IF YOU’D LIKE THIS BOOK SIGNED, WITH/WITHOUT A MESSAGE, PLEASE FILL IN THE BOX UNDER ‘PERSONALISE THIS BOOK’ AND LET ME KNOW
This is the long-awaited second edition, published by Adlard Coles. With new images and updated sections, including sailing super-gaffers, it is a beautifully illustrated text book on gaff-rigged craft. Even if gaffers aren’t your ‘bag’, any sailor must surely be fascinated by the traditional boats we see more and more. Numerous fine replicas are now swelling the fleet of originals, and the number of owners building new cruising yachts with the old rig is quietly increasing. For most of my life, I’ve had connections with gaffers. I’ve crossed oceans in them, raced them, loved them, cursed them, then gone out and bought bigger ones. They can be absolute bears to sail, or they can be surprisingly easy. Much depends on you, but in either case the emotional rewards of getting it right are enormous.
Hand Reef and Steer is not a dry statement of every kind of gaffer, it is a hands-on manual of how to survive gaff rig and to glory in getting it right. It can help you make a cutter point higher, or a schooner reach faster, and even if you never intend to sail either, it will certainly enrich your understanding.
By the way, the title is a quote from a long-forgotten definition of a proper seaman – ‘handing a sail’ is taking it in – and a sailor of calibre was said to be able to ‘hand, reef and steer’.
Winner of The Best Book of the Sea Award
Setting up the rig
Heavy and light air sailing
Manoeuvring a long-keeled boat and dealing with heavy displacement
Losing way, scandalizing and steering with the sails
Topsails, watersails, single-luff spinnakers and fisherman staysails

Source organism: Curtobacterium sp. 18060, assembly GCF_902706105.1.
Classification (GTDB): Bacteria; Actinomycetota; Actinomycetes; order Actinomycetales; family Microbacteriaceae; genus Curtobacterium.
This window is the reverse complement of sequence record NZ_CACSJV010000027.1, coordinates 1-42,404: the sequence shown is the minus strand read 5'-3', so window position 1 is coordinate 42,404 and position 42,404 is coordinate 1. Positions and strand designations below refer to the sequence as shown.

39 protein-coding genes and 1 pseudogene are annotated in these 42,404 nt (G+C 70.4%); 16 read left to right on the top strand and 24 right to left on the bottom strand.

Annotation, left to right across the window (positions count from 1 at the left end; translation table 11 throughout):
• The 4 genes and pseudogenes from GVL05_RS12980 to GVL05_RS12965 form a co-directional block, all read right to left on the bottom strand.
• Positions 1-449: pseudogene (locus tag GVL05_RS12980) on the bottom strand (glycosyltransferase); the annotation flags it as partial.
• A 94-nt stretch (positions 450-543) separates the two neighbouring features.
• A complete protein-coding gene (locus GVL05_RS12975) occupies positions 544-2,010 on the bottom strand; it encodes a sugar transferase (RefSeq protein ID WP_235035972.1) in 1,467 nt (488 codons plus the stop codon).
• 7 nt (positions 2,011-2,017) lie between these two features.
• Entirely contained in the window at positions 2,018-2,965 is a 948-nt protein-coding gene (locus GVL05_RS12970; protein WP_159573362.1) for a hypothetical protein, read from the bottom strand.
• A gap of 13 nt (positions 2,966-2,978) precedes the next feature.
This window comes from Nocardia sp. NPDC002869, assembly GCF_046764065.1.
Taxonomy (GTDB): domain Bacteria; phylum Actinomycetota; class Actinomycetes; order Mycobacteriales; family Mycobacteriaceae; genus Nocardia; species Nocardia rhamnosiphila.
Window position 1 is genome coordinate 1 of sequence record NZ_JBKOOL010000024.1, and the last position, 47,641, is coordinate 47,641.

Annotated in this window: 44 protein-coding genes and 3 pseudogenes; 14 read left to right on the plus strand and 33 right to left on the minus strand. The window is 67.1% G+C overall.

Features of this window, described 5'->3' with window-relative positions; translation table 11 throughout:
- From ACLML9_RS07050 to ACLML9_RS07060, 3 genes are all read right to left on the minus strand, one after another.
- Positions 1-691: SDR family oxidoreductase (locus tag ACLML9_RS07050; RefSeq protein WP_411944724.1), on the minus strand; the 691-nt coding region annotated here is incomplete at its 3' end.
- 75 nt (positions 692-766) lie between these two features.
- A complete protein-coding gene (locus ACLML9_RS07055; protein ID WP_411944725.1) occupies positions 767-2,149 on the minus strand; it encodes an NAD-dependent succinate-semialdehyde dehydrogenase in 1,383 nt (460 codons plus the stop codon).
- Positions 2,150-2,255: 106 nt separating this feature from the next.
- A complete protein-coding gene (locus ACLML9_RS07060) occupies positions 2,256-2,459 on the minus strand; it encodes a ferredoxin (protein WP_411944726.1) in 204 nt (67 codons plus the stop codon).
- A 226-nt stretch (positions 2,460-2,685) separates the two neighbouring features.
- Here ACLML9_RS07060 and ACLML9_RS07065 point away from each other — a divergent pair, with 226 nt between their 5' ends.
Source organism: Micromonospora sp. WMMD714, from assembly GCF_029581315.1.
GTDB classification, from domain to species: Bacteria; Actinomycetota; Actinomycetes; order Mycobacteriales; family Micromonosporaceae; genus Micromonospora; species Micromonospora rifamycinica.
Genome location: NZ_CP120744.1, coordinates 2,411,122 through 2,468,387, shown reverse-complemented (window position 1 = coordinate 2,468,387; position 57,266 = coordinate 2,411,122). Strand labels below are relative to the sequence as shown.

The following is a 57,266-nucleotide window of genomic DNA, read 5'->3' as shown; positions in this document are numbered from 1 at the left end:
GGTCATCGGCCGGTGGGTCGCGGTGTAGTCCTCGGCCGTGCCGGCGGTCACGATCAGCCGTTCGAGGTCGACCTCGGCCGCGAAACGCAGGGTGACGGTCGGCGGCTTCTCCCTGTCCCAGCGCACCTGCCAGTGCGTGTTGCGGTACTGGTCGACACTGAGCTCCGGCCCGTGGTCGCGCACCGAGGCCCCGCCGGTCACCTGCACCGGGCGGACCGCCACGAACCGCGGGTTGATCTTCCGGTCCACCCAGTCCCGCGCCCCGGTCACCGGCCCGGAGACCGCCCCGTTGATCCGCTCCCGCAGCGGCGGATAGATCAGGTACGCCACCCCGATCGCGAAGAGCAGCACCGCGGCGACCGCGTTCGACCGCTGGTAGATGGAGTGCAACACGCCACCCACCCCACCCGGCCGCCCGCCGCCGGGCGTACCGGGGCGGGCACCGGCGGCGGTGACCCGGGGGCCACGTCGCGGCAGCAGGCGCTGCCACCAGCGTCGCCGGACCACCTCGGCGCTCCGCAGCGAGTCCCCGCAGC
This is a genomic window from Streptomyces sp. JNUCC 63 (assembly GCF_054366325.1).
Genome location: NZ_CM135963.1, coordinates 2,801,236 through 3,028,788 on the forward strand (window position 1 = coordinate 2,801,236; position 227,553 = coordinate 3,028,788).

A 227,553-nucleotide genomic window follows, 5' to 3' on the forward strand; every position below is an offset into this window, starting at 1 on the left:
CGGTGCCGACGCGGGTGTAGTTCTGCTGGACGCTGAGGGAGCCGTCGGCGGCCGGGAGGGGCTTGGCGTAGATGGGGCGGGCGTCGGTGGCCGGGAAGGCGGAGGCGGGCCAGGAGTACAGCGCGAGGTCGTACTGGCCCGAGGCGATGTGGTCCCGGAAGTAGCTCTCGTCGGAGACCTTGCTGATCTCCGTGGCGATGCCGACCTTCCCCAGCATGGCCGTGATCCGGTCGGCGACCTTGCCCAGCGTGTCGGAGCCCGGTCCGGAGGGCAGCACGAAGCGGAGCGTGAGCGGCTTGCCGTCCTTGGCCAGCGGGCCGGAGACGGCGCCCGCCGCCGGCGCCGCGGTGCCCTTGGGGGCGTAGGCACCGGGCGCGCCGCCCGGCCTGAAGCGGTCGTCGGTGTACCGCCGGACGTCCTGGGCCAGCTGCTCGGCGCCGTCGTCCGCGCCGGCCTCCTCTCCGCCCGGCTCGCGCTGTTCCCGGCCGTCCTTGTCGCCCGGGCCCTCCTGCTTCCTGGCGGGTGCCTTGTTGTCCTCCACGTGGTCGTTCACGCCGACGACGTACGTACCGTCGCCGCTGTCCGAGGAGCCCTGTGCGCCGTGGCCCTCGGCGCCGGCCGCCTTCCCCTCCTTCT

Illustrated with colour photographs and water-colour sketches of the rig
Paperback 174 pages
Recently a sailing friend gifted me a copy of Tom Cunliffe’s ‘Hand, Reef and Steer’, and the veil has fallen from mine eyes. This book extols the virtues of (primarily) gaff cutters, advice and wisdom forged by decades of experience on every ocean in many boats. His insights aren’t the apologia of quaint nostalgia, but rather the Bristol polish of boat design that is tried and true and unsullied by considerations of speed, carbon-fibre, and the configuration of galleys and saloons.
Cunliffe systematically addresses setting and dousing sails, how to get the best from your rig, why your stays’l is so important and your tops’l can be the hardest working canvas on the boat. Sail-trim, reefing, storm tactics, and much more are laid out in the historical context of why sloops and cutters and schooners are sailed the way they are (with a nod to yawls and ketches along the way). He’ll make you feel better about your long-keeled, deep-footed hull that brings you last to every moorage. You’ll even learn how to set dead-eyes: I’m half a mind to deep-six my rigging screws! But only half. Cunliffe’s style is witty and evocative of the salt air itself. His authenticity is unimpeachable. There are diagrams throughout, though I occasionally wished for more, and the boat-porn… oh my, there are photographs of great classic schooners and racing yachts that will have you singing chanteys. I will read and re-read passages of this book until I know my boat as well as Cunliffe already does. Don’t expect to borrow this one… It won’t leave my side.
Stuart Weibel ~ Master and slave to S/V Ripple